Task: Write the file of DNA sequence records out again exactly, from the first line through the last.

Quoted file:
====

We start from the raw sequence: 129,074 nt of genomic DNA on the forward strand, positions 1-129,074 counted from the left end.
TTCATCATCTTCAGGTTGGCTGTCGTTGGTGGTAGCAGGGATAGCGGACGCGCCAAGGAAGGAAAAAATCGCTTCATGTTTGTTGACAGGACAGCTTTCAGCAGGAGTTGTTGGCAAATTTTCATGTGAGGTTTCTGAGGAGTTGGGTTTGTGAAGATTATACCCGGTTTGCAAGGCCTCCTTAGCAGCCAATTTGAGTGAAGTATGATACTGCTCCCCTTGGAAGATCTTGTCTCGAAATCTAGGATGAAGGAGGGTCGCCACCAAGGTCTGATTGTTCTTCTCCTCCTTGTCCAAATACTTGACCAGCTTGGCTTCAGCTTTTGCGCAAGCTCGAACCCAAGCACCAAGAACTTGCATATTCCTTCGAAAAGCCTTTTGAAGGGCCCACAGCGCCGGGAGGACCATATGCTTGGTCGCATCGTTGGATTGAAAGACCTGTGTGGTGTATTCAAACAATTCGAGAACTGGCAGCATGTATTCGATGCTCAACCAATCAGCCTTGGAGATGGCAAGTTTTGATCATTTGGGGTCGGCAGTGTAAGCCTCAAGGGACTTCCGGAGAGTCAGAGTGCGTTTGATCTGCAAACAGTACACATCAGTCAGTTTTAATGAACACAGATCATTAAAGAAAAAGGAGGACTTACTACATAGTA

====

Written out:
We start from the raw sequence: 129,074 nt of genomic DNA on the forward strand, positions 1-129,074 counted from the left end.
TTCATCATCTTCAGGTTGGCTGTCGTTGGTGGTAGCAGGGATAGCGGACGCGCCAAGGAAGGAAAAAATCGCTTCATGTTTGTTGACAGGACAGCTTTCAGCAGGAGTTGTTGGCAAATTTTCATGTGAGGTTTCTGAGGAGTTGGGTTTGTGAAGATTATACCCGGTTTGCAAGGCCTCCTTAGCAGCCAATTTGAGTGAAGTATGATACTGCTCCCCTTGGAAGATCTTGTCTCGAAATCTAGGATGAAGGAGGGTCGCCACCAAGGTCTGATTGTTCTTCTCCTCCTTGTCCAAATACTTGACCAGCTTGGCTTCAGCTTTTGCGCAAGCTCGAACCCAAGCACCAAGAACTTGCATATTCCTTCGAAAAGCCTTTTGAAGGGCCCACAGCGCCGGGAGGACCATATGCTTGGTCGCATCGTTGGATTGAAAGACCTGTGTGGTGTATTCAAACAATTCGAGAACTGGCAGCATGTATTCGATGCTCAACCAATCAGCCTTGGAGATGGCAAGTTTTGATCATTTGGGGTCGGCAGTGTAAGCCTCAAGGGACTTCCGGAGAGTCAGAGTGCGTTTGATCTGCAAACAGTACACATCAGTCAGTTTTAATGAACACAGATCATTAAAGAAAAAGGAGGACTTACTACATAGTA